time for a break from politics?
I've been thinking about what I have learned from drumming. About drumming, about music in general, about life in general. Maybe it's of interest on its own terms, maybe it will make you think of what you have learned from the things you do.
I started playing when I was 10, so it's over 50 years now. As an online friend once observed, "Playing drums is not hard, it just takes your whole life to be good at it". I don't know if I have arrived at "good at it" or not, but I have been at it my whole life. Not so many gigs right now, work is too all-consuming at the moment. But I always think about it.
A lot of things I've learned, I retain in the form of muscle memory. So, not so good for a blog. Many other things I've learned, I retain in the form of of a brief phrase capturing some essential idea. Most of them were spoken in passing by a teacher or co-player, almost as a throw-away, but for some reason they stuck in my head. I take them out now and then, to see if I sort of understand them yet.
Thought I would share them with you all as a break from modern life. Hope they are interesting, they are to me.
- Touch the instrument every day
- Make the space between the notes as wide as you can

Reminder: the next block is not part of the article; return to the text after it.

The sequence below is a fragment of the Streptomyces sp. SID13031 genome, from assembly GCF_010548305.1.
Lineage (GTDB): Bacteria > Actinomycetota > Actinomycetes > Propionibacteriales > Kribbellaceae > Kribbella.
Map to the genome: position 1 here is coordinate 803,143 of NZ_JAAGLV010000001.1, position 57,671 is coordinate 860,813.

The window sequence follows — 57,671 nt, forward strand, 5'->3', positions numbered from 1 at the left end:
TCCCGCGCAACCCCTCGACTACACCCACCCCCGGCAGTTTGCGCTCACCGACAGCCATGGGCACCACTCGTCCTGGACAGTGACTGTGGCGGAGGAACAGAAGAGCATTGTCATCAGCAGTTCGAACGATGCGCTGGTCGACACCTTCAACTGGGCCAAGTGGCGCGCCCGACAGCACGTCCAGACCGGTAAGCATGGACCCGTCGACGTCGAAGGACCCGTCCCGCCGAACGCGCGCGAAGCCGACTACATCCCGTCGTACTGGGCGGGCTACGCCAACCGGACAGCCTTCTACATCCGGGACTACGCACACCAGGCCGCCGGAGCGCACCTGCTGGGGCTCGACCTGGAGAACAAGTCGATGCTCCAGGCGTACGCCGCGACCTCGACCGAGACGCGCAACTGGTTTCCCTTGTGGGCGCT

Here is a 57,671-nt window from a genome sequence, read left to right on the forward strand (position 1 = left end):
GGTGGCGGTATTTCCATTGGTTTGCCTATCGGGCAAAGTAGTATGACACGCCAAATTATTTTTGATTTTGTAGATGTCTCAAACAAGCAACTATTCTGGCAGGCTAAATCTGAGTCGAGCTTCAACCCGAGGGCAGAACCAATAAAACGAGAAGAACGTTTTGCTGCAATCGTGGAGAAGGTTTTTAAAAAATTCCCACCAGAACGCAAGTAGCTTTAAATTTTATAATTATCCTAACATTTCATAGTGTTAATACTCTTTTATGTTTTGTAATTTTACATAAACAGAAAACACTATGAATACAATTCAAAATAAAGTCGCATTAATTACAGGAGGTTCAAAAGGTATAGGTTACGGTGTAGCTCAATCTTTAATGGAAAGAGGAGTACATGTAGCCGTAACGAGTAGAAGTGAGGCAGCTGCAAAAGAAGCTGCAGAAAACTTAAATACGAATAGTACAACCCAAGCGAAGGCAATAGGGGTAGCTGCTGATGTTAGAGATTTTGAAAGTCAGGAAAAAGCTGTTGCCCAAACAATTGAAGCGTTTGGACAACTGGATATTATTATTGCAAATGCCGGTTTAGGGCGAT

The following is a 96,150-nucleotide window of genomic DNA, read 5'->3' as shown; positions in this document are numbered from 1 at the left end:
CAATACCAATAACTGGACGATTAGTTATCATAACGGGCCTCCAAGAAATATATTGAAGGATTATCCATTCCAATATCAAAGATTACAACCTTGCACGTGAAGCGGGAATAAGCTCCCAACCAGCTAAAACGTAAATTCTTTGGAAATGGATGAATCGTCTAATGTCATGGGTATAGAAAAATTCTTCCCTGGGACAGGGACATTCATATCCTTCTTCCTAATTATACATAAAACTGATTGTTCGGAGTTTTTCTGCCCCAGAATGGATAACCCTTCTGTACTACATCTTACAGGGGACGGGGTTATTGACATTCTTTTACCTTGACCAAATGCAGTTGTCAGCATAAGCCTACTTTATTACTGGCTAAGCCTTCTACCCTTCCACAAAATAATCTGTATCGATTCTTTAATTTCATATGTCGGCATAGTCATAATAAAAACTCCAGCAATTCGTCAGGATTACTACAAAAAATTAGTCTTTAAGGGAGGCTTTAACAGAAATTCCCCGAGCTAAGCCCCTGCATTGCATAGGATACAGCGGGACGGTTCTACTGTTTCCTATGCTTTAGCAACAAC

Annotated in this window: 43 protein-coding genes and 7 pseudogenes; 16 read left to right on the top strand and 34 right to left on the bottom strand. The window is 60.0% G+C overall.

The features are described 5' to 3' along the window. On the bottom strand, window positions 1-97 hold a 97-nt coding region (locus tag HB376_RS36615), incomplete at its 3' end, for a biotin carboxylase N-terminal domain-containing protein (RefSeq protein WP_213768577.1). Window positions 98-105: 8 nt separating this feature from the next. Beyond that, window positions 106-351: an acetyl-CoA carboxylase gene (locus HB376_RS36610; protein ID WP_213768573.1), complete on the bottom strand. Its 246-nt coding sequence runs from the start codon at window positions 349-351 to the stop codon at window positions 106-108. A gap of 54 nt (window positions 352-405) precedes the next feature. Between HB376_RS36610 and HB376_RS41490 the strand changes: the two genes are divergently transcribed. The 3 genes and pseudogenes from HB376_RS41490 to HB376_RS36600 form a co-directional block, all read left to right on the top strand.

- One and three feel like down, two and four feel like up. The 'and' of two and four feel like forward and away from you, the 'and' of one and three bounce back at you.
- Everything is really in three (an observation most relevant to music from the African diaspora)
- Record yourself whenever you can and listen back. What you hear in real time on the gig is not what's really happening.
- If you're thinking about what you're doing, you're not doing it
- Practice slowly.
- Start with the simplest thing that works
- Make the bass player happy.
- Take your tempo from the vocalist.
- A practice regime - to play something fast, practice by playing it slowly many many many many times.
- A practice regime - play the same thing, over and over again, *exactly* the same way, until you can hear that it's not exactly the same. Then, adjust to make it *exactly* the same and continue. Repeat, including the "repeat".
- There will always be somebody better than you. There is probably somebody in the room right now who is better than you.
- Be on time, be prepared, be nice to everyone, say thank you.
- We all have an ego. Try to leave yours in the car
- If you can't hear what to do, don't do anything.
- Breathe (courtesy of the great Elvin Jones)
As I make it out at this point in my life, most of the craft of music is learning to listen and get out of the way. Especially learning to listen. What's actually happening, right now? What do you actually hear?
The rest is commentary. And, you know, practice, so that when the time comes you can just listen and enter into what you hear.